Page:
Egypt’s Transition: The End Of The Beginning
Hosni Mubarak’s resignation from the Egyptian presidency on Friday marked just the beginning of Egypt’s transition to democracy.
Certainly, Mubarak’s departure after 30 years in office was a tremendous victory for Egyptian ‘people power’, and it will have sent a loud message to authoritarian rulers throughout the region – and beyond – that public unrest can gather momentum with surprising speed, and topple even the most durable of leaders.
However, as I predicted, the tipping point came when the military either eased Mubarak out or removed him from power directly. (It will be interesting to see what comes out in the near future about who said what to Mubarak during the night of February 10-11.) Egypt thus woke up on February 12 to find the military officially in charge of the country. Given that the military was already influential in the Egyptian state, this was not such a big change. Furthermore, the head of the Higher Council of the Armed Forces, Field Marshal Mohammed Hussein Tantawi, had served as Defence Minister for the past 20 years, and is thus the ultimate regime insider. While it is unclear what status Vice-President Omar Suleiman occupies, Prime Minister Ahmed Shafiq remains in situ. Overall, the old regime is very much in place.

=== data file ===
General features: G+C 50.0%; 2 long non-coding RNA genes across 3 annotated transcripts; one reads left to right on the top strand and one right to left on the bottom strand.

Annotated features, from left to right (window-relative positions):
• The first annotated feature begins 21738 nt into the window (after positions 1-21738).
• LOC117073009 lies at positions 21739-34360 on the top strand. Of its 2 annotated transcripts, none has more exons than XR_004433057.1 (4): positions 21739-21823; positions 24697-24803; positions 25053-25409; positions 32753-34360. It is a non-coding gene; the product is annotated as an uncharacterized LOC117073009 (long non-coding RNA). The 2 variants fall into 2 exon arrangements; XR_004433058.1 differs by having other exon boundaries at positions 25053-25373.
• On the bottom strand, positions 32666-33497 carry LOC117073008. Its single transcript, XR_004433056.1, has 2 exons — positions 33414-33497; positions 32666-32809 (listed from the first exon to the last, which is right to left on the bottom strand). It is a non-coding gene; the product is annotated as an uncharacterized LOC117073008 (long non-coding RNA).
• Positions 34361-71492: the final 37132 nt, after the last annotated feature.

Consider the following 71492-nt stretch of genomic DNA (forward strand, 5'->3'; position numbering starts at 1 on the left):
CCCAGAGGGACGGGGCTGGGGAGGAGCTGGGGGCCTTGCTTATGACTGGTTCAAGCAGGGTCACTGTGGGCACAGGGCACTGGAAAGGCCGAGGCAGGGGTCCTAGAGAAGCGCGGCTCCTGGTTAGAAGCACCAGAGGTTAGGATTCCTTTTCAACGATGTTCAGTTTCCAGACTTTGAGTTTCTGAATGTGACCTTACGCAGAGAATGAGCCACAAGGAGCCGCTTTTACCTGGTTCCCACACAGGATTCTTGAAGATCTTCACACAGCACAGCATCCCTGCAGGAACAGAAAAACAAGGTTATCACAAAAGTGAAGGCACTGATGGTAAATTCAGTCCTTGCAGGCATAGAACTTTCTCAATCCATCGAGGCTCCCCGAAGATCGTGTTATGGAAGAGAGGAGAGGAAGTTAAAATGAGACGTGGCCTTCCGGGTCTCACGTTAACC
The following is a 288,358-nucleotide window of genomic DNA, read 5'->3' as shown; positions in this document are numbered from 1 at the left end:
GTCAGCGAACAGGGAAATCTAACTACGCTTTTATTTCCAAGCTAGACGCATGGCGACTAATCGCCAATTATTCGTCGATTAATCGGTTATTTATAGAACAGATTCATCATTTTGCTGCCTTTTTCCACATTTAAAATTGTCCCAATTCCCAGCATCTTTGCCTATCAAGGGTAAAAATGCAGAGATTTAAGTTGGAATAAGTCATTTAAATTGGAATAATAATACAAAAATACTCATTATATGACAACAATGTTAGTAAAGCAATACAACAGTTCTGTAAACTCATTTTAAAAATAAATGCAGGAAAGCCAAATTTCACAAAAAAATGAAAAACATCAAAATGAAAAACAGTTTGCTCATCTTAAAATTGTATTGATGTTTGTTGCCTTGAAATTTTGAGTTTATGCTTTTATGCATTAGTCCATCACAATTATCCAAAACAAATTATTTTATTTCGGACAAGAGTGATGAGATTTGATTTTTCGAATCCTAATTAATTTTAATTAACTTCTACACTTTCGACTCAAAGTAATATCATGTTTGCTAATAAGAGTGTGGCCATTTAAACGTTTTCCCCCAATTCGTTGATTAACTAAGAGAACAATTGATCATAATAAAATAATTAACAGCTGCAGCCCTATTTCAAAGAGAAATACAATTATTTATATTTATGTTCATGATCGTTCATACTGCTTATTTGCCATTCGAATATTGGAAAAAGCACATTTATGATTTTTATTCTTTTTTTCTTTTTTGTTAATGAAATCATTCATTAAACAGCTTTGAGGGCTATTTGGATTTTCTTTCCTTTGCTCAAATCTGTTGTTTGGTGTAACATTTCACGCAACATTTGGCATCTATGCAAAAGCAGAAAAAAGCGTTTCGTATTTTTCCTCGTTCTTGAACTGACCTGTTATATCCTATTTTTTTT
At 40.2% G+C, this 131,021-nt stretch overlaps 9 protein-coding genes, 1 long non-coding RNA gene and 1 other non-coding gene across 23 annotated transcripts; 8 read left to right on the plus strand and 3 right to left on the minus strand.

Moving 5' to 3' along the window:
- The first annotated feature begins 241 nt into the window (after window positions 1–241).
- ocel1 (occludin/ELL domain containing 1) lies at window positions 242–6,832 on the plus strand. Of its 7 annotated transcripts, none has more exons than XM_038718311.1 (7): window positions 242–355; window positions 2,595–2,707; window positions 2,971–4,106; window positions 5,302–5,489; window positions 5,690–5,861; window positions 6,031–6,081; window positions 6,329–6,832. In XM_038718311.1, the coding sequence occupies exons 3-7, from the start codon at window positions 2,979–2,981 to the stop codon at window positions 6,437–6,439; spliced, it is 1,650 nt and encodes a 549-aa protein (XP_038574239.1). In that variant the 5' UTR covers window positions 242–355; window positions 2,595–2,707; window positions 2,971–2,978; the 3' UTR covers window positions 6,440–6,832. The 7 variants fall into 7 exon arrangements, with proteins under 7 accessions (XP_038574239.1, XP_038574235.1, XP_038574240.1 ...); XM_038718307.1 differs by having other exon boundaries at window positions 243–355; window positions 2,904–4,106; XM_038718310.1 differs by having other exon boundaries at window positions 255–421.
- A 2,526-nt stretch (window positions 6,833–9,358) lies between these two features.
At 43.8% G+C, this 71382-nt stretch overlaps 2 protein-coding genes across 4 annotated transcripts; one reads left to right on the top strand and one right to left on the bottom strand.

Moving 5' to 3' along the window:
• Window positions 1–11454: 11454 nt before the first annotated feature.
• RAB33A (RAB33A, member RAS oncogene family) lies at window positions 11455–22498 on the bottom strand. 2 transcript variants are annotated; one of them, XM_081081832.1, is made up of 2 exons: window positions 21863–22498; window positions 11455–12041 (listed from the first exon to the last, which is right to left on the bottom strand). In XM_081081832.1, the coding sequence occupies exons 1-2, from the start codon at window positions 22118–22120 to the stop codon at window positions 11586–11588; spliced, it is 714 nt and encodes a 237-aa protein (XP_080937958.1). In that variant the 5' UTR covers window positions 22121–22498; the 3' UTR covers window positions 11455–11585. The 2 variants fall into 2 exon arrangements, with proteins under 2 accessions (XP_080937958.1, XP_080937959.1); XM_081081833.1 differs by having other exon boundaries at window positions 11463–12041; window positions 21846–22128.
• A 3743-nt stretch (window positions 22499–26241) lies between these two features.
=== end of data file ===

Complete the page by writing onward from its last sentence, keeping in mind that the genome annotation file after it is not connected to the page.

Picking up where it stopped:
The Higher Council has announced that it would control the country “for six months or until the end of elections to both houses of parliament and the presidency” and amend the constitution in the interim. This should reassure Egyptians that they have not merely replaced one dictatorship with another.
However, BMI’s Middle East analysts caution that any foot-dragging by the military on the timetable to democracy could reignite popular protests. Ordinary Egyptians have a once in a lifetime opportunity to fashion their political system into a more competitive and open one, and will resent any military procrastination.
Evidence from the transitions of military-backed one-party rule in countries such as Indonesia suggest that it will take around five years for Egypt to transition to a fully competitive political system. (I mention Indonesia because there are close parallels between Suharto and Mubarak.) In the meantime, Egypt’s dominant National Democratic Party (NDP) can still remain a powerful force (albeit most probably under a new name), if only because of its long experience in government. Indeed, former ‘parties-of-power’ in Indonesia, South Korea, and Taiwan still remain core political forces. Even if the NDP fragments or regroups, I suspect that Egypt’s military will retain considerable behind-the-scenes influence under any fully civilian democratically-elected administration, as is the case in Bangladesh, Indonesia, Pakistan, Thailand, and Turkey.